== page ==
Our latest thoughts about 2011 Japanese Tea

               lush leaf growth in a               Japanese tea garden

Among our customers some concern has been raised about our Japanese tea and where it comes from.

First of all, the Japanese tea that we are selling now is from the 2010 harvest, which means that it was grown, harvested, and manufactured pre-earthquake and pre-tsunami. These teas are still drinking very, very well. And this is the reason why.

In Japan, most tea companies create their signature green teas by blending together various batches of fresh leaf that will contribute certain taste and aroma characteristics to the mix. These characteristics give each tea the signature style and flavor profile that the tea must have, and which their customers expect.

In the tea factory, some of that fresh leaf is processed into new tea to sell right away. But much of  it is semi-processed into aracha ( crude tea ), a stable or ‘half-made’ tea that is put into storage for use later.

appearance of a typical batch of aracha

Once aracha is made, it is vacuum-packed, and placed in high-tech refrigerators under very cold storage conditions in the tea factory until it is needed. Small tea companies who do not own tea gardens will purchase various batches of aracha at wholesale tea markets, or from private tea growers, and they will create their signature teas by blending together various aracha.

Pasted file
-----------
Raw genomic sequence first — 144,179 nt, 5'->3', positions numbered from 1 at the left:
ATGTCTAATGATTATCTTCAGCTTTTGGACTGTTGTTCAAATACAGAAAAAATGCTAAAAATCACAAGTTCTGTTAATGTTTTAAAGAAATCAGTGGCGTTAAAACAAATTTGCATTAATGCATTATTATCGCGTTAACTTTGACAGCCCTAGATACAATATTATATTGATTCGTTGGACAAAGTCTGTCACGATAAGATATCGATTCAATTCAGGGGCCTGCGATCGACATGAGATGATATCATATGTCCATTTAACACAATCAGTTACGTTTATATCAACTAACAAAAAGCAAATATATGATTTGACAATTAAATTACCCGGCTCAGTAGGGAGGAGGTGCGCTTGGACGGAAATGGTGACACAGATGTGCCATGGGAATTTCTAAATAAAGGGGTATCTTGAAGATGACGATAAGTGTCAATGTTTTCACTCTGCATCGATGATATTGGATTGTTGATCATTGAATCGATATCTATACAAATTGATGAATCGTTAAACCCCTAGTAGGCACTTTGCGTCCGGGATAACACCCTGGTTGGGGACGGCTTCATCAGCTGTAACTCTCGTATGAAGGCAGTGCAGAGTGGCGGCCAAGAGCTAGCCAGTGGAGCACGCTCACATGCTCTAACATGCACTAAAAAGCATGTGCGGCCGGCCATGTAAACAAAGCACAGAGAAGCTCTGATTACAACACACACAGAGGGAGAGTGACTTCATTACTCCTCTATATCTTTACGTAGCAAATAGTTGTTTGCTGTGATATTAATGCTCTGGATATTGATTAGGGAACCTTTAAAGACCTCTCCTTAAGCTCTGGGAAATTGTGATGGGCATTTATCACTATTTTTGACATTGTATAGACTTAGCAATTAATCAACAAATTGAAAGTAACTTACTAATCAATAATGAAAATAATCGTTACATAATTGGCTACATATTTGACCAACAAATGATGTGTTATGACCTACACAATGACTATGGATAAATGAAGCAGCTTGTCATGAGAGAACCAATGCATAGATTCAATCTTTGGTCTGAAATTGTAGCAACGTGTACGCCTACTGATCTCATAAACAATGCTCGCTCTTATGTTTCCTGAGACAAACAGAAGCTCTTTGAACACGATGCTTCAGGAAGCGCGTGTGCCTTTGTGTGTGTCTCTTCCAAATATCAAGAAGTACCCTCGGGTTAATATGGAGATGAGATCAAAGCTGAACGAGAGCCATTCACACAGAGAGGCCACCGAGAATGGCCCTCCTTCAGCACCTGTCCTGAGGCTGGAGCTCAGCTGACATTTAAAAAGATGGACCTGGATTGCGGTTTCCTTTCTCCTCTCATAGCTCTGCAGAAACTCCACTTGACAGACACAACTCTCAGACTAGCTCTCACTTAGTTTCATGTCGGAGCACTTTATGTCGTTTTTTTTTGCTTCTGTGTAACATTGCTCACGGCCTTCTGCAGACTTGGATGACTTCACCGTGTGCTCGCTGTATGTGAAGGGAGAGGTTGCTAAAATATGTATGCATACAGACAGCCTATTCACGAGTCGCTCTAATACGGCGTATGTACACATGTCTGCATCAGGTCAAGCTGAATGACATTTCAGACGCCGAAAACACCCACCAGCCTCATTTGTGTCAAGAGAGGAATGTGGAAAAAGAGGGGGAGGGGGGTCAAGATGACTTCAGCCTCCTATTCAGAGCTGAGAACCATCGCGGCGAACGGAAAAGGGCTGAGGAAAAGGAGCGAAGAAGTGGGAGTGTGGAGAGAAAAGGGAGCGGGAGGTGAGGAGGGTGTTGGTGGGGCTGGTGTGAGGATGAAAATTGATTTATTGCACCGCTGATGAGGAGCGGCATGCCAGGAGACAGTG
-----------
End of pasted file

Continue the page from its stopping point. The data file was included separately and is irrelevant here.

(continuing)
batches of aracha for sale at a wholesale tea market in Japan

Once in deep, cold storage, aracha can keep for very long periods of time, years, actually. So, during the course of the year when the tea factory needs a batch of a certain type of tea, the aracha needed for a particular tea is removed from storage, and carefully ‘refined’. It is during refining that aracha becomes tea, and acquires its characteristic flavor, aroma, color, needle shape and glossy surface. After refining, the tea is, well, Japanese tea as we know it.